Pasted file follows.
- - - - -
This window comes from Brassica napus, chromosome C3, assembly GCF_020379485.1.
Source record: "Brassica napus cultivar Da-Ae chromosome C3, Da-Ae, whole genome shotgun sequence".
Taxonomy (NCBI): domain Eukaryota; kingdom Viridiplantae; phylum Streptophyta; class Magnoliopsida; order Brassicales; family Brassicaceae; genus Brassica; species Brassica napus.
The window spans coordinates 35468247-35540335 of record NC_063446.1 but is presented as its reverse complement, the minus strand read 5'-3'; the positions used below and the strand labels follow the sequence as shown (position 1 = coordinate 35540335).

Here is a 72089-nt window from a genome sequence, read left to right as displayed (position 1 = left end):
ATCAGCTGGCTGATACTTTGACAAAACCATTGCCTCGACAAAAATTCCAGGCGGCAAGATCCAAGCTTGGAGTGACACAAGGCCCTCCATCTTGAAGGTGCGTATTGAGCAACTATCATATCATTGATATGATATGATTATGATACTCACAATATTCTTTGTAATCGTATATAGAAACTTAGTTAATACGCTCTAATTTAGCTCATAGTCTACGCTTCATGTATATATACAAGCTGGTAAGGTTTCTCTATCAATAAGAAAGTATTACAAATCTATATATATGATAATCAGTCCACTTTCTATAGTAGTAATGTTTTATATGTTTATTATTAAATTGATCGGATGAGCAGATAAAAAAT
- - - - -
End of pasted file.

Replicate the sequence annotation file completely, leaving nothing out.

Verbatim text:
This window comes from Brassica napus, chromosome C3, assembly GCF_020379485.1.
Source record: "Brassica napus cultivar Da-Ae chromosome C3, Da-Ae, whole genome shotgun sequence".
Taxonomy (NCBI): domain Eukaryota; kingdom Viridiplantae; phylum Streptophyta; class Magnoliopsida; order Brassicales; family Brassicaceae; genus Brassica; species Brassica napus.
The window spans coordinates 35468247-35540335 of record NC_063446.1 but is presented as its reverse complement, the minus strand read 5'-3'; the positions used below and the strand labels follow the sequence as shown (position 1 = coordinate 35540335).

Here is a 72089-nt window from a genome sequence, read left to right as displayed (position 1 = left end):
ATCAGCTGGCTGATACTTTGACAAAACCATTGCCTCGACAAAAATTCCAGGCGGCAAGATCCAAGCTTGGAGTGACACAAGGCCCTCCATCTTGAAGGTGCGTATTGAGCAACTATCATATCATTGATATGATATGATTATGATACTCACAATATTCTTTGTAATCGTATATAGAAACTTAGTTAATACGCTCTAATTTAGCTCATAGTCTACGCTTCATGTATATATACAAGCTGGTAAGGTTTCTCTATCAATAAGAAAGTATTACAAATCTATATATATGATAATCAGTCCACTTTCTATAGTAGTAATGTTTTATATGTTTATTATTAAATTGATCGGATGAGCAGATAAAAAAT